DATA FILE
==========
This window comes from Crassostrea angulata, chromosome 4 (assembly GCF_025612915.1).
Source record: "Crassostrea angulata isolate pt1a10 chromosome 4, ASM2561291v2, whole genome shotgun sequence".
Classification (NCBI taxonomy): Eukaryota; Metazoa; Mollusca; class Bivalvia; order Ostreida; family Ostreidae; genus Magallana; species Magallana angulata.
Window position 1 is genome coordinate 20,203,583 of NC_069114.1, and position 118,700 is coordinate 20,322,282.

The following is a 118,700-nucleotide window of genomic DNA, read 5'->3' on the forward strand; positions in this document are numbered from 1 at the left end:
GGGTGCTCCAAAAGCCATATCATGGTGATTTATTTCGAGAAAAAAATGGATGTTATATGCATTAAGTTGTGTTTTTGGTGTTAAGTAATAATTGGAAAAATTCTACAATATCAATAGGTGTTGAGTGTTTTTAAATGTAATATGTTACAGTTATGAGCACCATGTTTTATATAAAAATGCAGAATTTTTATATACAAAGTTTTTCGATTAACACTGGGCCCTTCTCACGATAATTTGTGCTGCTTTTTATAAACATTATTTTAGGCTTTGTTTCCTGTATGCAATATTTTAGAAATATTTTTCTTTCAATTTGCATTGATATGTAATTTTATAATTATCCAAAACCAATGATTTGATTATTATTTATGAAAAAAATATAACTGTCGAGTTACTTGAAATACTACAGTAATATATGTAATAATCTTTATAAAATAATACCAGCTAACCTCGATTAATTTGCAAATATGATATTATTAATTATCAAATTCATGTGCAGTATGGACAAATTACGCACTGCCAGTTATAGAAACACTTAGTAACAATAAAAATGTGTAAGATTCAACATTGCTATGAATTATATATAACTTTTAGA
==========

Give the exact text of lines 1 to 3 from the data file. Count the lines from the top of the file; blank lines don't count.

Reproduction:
This window comes from Crassostrea angulata, chromosome 4 (assembly GCF_025612915.1).
Source record: "Crassostrea angulata isolate pt1a10 chromosome 4, ASM2561291v2, whole genome shotgun sequence".
Classification (NCBI taxonomy): Eukaryota; Metazoa; Mollusca; class Bivalvia; order Ostreida; family Ostreidae; genus Magallana; species Magallana angulata.